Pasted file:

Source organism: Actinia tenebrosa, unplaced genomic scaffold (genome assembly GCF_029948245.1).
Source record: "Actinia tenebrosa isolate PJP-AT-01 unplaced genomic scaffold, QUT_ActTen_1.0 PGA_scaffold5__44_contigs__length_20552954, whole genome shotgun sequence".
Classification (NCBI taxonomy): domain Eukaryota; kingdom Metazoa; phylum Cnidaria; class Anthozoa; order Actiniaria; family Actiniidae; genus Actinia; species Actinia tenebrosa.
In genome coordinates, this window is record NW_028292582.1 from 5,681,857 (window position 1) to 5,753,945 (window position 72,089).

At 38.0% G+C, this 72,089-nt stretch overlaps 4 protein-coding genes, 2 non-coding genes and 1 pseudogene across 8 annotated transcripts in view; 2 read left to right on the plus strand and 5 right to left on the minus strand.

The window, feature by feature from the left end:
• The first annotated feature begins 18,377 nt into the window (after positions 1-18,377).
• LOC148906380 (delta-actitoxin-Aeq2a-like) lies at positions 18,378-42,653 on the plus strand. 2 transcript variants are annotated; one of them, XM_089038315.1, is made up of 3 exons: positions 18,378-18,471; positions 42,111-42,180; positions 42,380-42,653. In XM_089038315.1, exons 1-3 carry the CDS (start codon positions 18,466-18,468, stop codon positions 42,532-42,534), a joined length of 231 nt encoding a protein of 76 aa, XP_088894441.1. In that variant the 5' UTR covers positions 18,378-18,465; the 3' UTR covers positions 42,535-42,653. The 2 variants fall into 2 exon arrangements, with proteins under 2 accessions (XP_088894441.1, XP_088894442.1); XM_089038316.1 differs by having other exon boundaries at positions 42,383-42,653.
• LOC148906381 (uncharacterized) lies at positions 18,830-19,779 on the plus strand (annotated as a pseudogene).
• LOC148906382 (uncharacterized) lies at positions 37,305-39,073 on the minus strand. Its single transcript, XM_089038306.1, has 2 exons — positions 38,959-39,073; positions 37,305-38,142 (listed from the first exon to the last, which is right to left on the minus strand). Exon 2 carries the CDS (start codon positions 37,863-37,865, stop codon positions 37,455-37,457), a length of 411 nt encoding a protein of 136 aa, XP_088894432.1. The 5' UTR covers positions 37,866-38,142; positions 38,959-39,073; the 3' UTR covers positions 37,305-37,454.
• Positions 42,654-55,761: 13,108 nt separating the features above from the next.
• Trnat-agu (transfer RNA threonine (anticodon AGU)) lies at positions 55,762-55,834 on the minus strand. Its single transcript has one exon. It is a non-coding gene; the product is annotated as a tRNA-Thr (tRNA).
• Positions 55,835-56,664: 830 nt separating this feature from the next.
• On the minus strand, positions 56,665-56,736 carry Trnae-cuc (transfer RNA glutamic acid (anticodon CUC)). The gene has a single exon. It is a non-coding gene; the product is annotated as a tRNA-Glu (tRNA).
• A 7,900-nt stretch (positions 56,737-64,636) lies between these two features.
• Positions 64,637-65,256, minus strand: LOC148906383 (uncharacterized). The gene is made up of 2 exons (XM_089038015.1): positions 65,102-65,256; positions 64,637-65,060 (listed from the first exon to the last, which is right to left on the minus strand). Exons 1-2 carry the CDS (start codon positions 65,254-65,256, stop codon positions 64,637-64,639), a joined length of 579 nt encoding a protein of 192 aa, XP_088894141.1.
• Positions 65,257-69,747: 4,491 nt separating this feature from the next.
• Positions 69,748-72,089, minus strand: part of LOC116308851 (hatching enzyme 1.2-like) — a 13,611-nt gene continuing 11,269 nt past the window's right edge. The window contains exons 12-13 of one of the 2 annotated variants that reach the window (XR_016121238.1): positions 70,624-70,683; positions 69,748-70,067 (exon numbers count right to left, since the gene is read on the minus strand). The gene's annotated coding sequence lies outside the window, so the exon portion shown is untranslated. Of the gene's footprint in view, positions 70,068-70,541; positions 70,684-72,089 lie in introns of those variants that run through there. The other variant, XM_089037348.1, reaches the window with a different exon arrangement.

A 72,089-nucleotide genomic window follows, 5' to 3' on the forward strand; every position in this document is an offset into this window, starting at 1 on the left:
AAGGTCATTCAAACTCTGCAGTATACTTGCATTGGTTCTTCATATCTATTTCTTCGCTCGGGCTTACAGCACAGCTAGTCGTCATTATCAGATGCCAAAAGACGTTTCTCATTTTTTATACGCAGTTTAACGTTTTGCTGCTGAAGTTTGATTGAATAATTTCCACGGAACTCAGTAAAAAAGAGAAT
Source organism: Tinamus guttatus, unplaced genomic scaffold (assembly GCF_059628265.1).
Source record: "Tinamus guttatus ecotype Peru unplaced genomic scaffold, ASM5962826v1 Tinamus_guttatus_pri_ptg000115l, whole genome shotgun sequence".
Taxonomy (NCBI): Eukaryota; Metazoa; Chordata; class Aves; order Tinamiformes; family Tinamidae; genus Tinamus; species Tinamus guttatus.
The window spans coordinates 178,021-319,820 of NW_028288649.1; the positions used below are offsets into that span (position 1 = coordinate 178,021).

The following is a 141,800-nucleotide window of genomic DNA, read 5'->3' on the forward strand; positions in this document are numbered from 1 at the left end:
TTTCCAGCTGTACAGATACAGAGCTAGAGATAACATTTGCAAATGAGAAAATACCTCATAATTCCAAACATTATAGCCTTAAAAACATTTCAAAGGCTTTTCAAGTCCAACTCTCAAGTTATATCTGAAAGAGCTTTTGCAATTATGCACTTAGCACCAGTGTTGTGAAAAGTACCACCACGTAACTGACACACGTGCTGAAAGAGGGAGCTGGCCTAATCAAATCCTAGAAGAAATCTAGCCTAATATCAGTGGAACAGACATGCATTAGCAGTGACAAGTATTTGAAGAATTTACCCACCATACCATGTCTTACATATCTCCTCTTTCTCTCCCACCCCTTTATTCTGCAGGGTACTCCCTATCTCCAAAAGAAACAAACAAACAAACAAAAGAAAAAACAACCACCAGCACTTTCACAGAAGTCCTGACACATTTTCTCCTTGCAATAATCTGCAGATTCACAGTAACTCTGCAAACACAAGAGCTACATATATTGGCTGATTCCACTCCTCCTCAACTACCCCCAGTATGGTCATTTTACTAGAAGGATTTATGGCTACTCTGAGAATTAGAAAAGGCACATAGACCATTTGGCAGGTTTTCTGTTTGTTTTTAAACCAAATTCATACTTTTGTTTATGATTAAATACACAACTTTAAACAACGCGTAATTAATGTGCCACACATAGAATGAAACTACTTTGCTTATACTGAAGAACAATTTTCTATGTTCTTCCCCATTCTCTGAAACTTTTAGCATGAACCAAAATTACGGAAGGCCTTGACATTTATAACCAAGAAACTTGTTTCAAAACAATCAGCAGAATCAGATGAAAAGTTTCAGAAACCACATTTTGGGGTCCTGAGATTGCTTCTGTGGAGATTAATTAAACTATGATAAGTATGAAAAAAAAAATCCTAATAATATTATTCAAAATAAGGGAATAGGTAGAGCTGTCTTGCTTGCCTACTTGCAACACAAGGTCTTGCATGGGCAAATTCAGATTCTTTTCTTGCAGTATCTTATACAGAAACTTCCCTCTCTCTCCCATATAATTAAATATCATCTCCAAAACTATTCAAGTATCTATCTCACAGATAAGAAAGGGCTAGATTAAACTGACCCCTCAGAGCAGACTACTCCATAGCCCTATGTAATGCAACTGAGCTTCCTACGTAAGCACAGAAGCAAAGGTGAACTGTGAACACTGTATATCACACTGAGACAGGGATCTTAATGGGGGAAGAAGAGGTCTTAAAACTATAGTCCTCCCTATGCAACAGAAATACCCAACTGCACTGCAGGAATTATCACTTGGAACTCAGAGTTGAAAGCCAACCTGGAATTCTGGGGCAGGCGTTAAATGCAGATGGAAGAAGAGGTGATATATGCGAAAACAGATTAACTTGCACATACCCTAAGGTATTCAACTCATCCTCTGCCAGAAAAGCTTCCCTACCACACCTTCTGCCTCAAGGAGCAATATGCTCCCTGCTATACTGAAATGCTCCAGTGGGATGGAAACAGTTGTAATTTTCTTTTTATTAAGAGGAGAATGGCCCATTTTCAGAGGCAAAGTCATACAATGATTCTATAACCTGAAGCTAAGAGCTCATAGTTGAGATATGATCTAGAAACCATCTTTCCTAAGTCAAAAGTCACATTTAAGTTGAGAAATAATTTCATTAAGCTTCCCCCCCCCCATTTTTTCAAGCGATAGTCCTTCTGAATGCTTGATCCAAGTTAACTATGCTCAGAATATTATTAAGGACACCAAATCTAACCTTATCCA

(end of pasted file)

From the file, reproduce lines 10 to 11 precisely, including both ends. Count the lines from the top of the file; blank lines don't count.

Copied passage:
• LOC148906382 (uncharacterized) lies at positions 37,305-39,073 on the minus strand. Its single transcript, XM_089038306.1, has 2 exons — positions 38,959-39,073; positions 37,305-38,142 (listed from the first exon to the last, which is right to left on the minus strand). Exon 2 carries the CDS (start codon positions 37,863-37,865, stop codon positions 37,455-37,457), a length of 411 nt encoding a protein of 136 aa, XP_088894432.1. The 5' UTR covers positions 37,866-38,142; positions 38,959-39,073; the 3' UTR covers positions 37,305-37,454.
• Positions 42,654-55,761: 13,108 nt separating the features above from the next.